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In this instructable we are going to show you how you can create a new component in 123D Circuits.io

Step 1: Create a New Component

In this instructable I'll create an LDR (Light Dependent Resistor). To follow along go to your dashboard and click "New component",  fill in the form and click "create new".




Step 2: Schematic Symbol

First we'll need a schematic symbol. "Click on Add Symbol" in the first Schematic View tab.

You can use an existing symbol by selecting one from the gallery, and it is even possible to edit these symbols (in this case you actually fork the symbol). But we're going to make one from scratch: click on "Create New".

You can draw your symbol with the pen, rectangle, circle and text tool. When that's done add the terminals. These are special symbols not shown in the schematic, but used by the tool to know where wires can connect.

When done, give it a name and click "Save and Add Symbol". 

Step 3: Footprint

Next we will create a footprint. This footprint is how the component will look like on the actual printed circuit board. It consists of metal areas drawn in read and a so called silk screen which is white ink placed on the board used to denote where the different components need to be placed.

Open the footprint view and click "Add Footprint". Here again you can select one from a large collection of industry standard footprints (which you can the fork and edit) or you can create a new one. We'll create a new one for this instructable: click "Create New"

Click the cross in the middle to change the pitch of the snap grid. Add pads and silkscreen using the various tools. We support SMD pads and through hole pads.

When you're done, give it a name and click "Save and Add Footprint"

Step 4: Pin Mapping

Next we need to assign the terminal in the schematic view to the pads of the footprint. This allows the tool to know how the different components need to be routed.

First switch to the Mapping view. Click on a symbol terminal you want to map. Now click on a pin on the footprint to where you want to map. The tool will now auto-select the next terminal so you can just keep clicking subsequent pins. You can also start the process from the other side, and first select pin before you map the terminal. It is also to mark a pin/terminal as not connected using the button at the bottom.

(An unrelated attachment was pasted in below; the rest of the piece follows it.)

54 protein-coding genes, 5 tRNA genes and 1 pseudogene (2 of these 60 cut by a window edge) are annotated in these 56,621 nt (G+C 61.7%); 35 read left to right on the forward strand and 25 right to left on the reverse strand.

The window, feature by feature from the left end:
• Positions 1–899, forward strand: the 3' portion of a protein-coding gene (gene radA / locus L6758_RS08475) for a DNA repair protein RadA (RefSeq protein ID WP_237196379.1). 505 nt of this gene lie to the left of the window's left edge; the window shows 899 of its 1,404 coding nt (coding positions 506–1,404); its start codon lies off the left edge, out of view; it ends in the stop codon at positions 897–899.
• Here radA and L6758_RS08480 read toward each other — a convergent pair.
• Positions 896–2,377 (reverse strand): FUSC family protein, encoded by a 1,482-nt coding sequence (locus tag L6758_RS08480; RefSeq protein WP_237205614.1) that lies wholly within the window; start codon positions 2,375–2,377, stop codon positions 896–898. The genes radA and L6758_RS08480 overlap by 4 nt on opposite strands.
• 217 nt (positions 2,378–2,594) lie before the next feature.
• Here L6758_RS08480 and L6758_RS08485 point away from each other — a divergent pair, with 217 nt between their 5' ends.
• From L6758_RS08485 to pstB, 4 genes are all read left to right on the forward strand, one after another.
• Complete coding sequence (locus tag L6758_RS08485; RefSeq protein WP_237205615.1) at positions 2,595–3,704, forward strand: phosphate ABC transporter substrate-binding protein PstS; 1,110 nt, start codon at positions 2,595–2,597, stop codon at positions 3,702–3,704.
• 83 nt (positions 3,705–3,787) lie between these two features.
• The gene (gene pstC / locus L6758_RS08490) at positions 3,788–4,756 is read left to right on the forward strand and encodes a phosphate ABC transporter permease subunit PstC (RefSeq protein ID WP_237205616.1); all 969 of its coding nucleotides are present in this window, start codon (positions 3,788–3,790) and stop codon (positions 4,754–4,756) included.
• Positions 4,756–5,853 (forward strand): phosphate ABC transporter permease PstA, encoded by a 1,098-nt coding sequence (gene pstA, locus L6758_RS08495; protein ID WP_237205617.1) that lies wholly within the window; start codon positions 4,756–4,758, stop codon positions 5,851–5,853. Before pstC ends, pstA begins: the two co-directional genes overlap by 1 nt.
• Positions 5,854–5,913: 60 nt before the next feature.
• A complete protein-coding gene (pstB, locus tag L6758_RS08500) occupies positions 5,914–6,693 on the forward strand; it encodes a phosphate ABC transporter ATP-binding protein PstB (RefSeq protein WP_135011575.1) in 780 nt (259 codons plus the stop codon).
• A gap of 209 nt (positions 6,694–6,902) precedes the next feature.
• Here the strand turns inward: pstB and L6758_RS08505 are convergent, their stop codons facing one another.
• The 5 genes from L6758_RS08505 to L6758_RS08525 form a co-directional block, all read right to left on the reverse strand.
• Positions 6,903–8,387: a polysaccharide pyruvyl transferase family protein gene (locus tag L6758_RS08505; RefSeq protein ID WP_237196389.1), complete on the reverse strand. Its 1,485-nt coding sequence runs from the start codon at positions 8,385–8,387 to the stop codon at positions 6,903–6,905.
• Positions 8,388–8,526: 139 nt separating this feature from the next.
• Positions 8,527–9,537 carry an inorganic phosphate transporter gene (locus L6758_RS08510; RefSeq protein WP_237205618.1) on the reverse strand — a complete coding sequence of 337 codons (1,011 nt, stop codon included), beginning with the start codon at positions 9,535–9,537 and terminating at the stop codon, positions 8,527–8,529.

When done, hover over all the pins to check if the mapping is correct.

Note that you can add multiple footprints (such as SMD and through hole) to a single component by repeating the last two steps.

Step 5: Final Steps

When done, go back to the component page by clicking on the component title. You can now mark the component as. It will now be available in the circuit editor to use in your design. Doing this will also feature the component in the gallery so other users can use it.

Step 6: Using Your Component

Now you can use your component in your projects.
Search for it!

note:
If you edit your component all the schematics that were using your component will still use the old version.
<p>I'm trying to create an LM393 Dual Comparator in an 8DIP package. How do I create the functionality of the component for simulation purposes?</p>
Hi Larry, this is currently not possible. But we'll add the component to our todo list.
<p>Can I create a schematic in PCB Designer and them import it in to Electronics Lab Hub?</p>
<p>Hi Graham, this is not yet possible, but might be in the future.</p>
Thanks,<br>How about the other way around? Electronics Lab to PCB Designer.<br><br>
<p>above says: &quot;You can now mark the component as&quot; .... what ?</p>
<p>Sorry for the basic question.... but I can't for the life of me figure out how to control basic spacing / sizing when creating footprints. Help?</p>
Hey, thanks a lot for the site. Its very innovative. I have been using it and its really good. <br>I created a component &quot;marked it as done&quot; And it does show that its available in editor <br>but the component wont show up. <br>At what step am i going wrong
As a newbie on building this sort of stuff, where is a good place to learn? Any recommendations for dummies? I have breadboard experience but never building my own boards. I would love to learn more.
The title could be a little confusing as there is a programming language called &quot;Scratch&quot;. Maybe just &quot;Design a 123D Circuits.io Component&quot; would be good enough instead?

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